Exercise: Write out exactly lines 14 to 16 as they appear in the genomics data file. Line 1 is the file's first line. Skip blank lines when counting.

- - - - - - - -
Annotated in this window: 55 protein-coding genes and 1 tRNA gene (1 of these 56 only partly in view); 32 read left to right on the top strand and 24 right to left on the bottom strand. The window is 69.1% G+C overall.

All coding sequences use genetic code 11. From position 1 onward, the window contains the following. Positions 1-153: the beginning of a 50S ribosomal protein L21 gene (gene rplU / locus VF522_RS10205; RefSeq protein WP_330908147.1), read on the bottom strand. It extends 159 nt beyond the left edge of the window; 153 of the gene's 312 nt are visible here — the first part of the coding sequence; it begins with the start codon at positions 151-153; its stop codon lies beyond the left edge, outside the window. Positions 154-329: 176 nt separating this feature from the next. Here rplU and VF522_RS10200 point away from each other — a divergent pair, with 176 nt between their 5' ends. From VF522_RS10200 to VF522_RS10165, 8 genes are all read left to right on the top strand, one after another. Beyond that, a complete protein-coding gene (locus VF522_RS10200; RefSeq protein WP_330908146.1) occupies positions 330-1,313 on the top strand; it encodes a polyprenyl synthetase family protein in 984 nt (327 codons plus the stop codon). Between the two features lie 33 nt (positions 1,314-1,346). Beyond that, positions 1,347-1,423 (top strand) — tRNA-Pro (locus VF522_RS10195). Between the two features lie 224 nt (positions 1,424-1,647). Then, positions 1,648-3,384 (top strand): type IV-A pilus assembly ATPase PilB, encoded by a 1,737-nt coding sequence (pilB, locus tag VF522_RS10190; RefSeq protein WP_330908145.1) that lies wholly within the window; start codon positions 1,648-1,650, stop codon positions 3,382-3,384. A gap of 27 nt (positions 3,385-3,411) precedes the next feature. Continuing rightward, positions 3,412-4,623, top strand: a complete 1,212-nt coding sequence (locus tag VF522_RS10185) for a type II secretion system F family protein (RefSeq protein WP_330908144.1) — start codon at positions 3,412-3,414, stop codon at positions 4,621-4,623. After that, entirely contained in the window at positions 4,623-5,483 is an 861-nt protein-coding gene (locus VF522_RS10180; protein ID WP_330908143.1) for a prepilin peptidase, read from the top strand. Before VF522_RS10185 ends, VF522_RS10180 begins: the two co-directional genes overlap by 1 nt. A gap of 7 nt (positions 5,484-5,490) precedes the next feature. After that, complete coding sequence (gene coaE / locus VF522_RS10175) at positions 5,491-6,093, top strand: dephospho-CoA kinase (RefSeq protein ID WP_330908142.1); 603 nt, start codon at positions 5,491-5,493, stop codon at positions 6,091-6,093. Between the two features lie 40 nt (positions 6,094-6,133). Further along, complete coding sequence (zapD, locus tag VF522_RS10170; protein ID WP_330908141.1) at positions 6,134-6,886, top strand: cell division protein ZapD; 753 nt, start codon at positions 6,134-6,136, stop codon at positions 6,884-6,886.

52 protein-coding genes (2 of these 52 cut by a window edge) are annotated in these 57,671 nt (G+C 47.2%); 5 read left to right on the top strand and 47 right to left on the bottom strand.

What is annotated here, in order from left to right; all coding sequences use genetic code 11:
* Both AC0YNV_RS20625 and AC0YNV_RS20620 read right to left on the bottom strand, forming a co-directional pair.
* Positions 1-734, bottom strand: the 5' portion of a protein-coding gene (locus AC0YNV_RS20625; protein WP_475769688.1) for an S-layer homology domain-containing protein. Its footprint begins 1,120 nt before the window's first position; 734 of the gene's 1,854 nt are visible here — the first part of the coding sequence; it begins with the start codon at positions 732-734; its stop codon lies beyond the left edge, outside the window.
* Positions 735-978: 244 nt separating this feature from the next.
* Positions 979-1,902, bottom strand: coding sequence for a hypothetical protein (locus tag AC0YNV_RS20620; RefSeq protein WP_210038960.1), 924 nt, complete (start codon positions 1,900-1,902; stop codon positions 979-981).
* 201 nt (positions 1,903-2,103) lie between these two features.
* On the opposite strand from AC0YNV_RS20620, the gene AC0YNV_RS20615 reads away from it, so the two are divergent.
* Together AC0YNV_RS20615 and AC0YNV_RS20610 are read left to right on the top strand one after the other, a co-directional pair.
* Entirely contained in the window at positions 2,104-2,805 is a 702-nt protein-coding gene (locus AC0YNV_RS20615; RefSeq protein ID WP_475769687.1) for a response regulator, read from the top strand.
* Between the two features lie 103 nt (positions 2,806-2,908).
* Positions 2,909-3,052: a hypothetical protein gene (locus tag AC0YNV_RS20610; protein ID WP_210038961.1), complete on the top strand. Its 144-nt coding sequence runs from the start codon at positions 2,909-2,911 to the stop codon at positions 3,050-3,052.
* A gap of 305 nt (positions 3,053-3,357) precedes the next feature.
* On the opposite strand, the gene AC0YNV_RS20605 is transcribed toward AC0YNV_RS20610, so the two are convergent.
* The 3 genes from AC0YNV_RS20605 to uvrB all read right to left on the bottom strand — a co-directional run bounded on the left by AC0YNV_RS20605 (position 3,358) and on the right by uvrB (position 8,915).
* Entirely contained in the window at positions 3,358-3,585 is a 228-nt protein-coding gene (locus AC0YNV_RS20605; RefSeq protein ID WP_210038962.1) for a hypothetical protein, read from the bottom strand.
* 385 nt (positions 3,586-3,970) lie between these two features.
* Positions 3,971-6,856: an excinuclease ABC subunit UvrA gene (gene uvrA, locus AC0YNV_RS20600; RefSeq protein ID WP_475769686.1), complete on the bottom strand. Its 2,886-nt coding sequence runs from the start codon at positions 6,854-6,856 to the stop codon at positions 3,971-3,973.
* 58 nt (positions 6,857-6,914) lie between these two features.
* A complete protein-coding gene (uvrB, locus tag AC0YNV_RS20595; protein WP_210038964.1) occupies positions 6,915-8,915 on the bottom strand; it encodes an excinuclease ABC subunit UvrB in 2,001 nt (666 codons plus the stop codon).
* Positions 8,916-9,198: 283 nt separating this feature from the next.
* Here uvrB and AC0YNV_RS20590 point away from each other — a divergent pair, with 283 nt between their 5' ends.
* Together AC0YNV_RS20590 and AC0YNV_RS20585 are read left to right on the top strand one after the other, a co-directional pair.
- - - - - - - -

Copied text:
* Positions 2,909-3,052: a hypothetical protein gene (locus tag AC0YNV_RS20610; protein ID WP_210038961.1), complete on the top strand. Its 144-nt coding sequence runs from the start codon at positions 2,909-2,911 to the stop codon at positions 3,050-3,052.
* A gap of 305 nt (positions 3,053-3,357) precedes the next feature.
* On the opposite strand, the gene AC0YNV_RS20605 is transcribed toward AC0YNV_RS20610, so the two are convergent.